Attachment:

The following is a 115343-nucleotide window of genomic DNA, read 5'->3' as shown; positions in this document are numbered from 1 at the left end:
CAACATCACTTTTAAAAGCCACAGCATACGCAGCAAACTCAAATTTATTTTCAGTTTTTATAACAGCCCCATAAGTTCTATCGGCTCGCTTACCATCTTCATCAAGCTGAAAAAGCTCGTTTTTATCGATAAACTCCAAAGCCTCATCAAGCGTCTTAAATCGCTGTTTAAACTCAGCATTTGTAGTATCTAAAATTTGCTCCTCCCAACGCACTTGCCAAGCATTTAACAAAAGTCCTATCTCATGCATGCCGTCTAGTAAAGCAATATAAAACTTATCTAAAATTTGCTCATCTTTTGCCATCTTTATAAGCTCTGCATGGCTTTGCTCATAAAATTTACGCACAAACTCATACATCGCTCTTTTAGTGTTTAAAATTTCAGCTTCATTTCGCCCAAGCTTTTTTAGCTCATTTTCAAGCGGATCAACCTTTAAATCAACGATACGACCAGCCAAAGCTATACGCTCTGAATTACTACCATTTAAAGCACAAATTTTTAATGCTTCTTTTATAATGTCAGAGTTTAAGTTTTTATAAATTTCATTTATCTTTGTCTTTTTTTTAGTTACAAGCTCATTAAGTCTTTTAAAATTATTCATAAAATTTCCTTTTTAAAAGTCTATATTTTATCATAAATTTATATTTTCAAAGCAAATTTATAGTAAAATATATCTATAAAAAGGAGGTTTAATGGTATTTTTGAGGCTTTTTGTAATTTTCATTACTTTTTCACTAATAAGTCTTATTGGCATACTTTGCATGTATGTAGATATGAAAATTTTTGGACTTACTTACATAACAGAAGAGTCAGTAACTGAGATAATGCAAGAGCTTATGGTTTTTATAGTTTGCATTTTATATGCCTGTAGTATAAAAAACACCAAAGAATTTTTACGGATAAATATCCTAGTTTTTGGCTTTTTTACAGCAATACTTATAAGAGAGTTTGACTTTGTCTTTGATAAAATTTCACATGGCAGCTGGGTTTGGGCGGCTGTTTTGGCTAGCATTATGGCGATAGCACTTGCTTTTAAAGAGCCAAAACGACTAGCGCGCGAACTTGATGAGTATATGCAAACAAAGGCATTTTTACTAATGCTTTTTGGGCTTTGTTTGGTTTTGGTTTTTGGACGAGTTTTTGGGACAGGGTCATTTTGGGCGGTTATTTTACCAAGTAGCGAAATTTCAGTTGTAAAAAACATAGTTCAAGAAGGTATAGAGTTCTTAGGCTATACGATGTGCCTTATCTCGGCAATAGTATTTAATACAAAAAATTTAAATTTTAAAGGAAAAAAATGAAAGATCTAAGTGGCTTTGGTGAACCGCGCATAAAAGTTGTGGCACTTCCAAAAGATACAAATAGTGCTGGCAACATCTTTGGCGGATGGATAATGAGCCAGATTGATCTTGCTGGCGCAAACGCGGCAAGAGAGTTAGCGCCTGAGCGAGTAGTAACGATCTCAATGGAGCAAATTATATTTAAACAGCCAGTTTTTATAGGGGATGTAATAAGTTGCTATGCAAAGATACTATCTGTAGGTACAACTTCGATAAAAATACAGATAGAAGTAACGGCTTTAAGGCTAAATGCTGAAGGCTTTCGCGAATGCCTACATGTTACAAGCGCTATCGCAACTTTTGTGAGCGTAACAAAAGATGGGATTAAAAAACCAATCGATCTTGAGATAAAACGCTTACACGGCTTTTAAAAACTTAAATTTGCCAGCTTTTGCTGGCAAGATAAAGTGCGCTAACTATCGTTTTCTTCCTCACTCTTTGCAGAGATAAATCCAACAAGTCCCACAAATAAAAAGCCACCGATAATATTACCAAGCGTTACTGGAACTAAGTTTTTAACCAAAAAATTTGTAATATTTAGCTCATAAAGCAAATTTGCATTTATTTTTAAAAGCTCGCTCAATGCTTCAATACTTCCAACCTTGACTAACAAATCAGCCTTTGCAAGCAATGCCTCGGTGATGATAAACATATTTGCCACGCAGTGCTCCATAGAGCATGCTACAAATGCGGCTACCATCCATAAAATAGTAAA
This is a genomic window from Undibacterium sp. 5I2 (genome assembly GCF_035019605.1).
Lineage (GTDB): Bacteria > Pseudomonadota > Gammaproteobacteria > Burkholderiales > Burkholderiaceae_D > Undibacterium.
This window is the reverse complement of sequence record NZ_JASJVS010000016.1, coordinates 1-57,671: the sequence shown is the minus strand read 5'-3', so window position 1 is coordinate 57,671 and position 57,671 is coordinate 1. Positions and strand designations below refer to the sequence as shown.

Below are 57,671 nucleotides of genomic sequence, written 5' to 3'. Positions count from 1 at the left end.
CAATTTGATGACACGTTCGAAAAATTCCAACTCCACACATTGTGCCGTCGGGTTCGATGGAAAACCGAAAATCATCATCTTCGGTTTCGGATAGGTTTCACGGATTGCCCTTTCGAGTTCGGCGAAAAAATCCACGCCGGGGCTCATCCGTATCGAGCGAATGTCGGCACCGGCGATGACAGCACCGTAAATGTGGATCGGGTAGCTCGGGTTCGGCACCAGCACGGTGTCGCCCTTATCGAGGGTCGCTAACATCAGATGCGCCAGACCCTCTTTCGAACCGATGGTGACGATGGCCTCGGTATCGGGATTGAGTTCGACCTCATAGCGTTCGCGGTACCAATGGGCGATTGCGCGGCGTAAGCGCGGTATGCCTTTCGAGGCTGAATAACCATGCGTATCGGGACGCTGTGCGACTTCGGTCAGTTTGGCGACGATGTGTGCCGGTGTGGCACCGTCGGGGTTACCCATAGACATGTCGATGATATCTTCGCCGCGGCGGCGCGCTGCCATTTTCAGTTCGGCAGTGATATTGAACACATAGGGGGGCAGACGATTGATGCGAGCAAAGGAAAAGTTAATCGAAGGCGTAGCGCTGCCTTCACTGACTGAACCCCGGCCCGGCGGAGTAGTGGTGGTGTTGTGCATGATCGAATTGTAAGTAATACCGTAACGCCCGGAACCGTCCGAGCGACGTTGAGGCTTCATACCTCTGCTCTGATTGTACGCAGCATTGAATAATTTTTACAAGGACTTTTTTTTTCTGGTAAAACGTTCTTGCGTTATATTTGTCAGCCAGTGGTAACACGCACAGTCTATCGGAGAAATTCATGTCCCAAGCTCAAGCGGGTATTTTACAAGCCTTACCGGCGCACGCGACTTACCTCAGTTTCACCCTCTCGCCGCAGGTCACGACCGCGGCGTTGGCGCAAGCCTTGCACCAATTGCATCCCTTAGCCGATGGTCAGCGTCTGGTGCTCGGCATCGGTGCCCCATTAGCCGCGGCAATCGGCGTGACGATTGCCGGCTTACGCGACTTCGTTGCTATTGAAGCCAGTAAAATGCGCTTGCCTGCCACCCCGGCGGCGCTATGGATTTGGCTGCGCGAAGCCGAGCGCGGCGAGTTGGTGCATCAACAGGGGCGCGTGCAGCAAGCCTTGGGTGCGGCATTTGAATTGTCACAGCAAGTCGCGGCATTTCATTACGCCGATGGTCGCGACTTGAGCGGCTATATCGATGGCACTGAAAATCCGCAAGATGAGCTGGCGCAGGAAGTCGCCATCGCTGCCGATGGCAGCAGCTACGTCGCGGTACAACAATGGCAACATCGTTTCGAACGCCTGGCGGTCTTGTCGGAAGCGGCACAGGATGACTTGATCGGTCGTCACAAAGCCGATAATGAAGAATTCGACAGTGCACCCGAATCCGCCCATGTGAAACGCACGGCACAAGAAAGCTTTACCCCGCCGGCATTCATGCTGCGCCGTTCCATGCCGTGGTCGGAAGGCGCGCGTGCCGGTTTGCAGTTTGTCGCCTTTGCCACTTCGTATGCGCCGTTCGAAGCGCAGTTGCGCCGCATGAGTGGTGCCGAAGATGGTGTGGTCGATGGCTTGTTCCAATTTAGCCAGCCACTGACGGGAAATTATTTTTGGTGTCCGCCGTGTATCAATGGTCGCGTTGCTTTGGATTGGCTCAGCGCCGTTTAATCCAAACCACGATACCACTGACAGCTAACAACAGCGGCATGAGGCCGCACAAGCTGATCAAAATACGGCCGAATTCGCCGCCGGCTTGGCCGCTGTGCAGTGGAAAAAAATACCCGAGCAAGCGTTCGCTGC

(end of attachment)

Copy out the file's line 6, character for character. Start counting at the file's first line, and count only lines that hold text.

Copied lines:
Below are 57,671 nucleotides of genomic sequence, written 5' to 3'. Positions count from 1 at the left end.